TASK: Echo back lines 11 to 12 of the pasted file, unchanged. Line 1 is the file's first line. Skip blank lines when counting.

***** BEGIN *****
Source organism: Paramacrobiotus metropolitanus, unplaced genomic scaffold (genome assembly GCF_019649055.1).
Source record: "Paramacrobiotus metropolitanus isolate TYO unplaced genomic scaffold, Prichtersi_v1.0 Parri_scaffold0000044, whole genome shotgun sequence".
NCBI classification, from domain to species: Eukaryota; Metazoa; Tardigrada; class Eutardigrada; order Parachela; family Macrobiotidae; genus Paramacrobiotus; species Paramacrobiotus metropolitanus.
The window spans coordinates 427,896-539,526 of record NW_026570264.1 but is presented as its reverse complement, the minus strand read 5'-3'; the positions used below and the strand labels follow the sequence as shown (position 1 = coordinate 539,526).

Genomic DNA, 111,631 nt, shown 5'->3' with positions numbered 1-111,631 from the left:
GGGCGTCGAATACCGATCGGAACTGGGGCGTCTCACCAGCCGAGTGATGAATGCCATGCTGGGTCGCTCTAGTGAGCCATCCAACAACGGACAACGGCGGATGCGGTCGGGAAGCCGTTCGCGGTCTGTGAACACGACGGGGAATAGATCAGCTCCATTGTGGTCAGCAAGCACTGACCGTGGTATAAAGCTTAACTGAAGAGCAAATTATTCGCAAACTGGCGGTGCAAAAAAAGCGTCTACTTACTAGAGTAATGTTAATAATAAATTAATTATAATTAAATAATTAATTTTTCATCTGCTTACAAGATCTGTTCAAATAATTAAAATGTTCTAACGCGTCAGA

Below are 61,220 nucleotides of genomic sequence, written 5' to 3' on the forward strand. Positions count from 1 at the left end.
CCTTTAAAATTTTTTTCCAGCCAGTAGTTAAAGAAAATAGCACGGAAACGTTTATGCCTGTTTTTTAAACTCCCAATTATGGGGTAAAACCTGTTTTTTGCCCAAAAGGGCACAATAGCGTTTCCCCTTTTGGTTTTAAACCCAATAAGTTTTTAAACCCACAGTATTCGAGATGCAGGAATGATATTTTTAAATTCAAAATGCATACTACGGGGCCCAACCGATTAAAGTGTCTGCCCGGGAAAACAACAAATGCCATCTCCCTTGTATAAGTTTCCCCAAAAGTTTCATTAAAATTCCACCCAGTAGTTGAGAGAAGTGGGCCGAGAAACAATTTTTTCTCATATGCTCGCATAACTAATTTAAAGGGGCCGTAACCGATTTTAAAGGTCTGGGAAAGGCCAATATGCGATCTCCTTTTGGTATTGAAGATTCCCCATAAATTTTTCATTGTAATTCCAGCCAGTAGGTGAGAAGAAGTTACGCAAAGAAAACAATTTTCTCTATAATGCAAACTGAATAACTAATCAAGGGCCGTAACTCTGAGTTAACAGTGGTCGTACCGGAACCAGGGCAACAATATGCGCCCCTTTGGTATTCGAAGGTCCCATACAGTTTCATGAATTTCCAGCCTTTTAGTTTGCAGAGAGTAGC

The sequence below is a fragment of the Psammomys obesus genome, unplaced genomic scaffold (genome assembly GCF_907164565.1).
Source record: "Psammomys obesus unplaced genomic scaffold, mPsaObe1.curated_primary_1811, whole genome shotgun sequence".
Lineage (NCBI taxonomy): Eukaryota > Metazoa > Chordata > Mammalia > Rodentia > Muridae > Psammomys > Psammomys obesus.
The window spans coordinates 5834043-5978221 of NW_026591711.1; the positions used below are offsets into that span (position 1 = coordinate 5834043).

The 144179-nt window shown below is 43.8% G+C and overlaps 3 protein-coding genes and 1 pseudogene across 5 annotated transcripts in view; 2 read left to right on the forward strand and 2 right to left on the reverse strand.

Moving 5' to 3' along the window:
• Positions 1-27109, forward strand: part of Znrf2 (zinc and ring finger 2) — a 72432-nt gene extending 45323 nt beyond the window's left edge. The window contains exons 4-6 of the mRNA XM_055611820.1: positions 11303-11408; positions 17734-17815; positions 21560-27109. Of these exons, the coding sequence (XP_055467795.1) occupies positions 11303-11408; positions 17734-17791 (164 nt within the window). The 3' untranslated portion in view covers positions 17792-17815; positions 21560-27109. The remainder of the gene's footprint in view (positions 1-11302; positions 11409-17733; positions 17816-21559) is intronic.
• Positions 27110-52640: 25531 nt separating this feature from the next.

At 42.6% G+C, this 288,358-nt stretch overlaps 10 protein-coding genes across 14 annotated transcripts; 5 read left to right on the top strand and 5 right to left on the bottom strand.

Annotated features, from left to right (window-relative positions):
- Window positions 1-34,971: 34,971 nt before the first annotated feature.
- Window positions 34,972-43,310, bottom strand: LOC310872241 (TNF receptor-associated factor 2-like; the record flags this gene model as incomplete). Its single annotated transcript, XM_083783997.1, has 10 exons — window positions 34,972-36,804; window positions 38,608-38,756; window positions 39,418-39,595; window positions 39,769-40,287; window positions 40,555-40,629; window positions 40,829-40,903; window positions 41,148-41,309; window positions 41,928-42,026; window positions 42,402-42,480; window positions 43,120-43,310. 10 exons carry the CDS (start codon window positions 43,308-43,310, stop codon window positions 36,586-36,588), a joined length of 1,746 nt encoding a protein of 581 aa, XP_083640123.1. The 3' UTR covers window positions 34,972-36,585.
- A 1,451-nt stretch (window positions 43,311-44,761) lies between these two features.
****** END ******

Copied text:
Lineage (NCBI taxonomy): Eukaryota > Metazoa > Chordata > Mammalia > Rodentia > Muridae > Psammomys > Psammomys obesus.
The window spans coordinates 5834043-5978221 of NW_026591711.1; the positions used below are offsets into that span (position 1 = coordinate 5834043).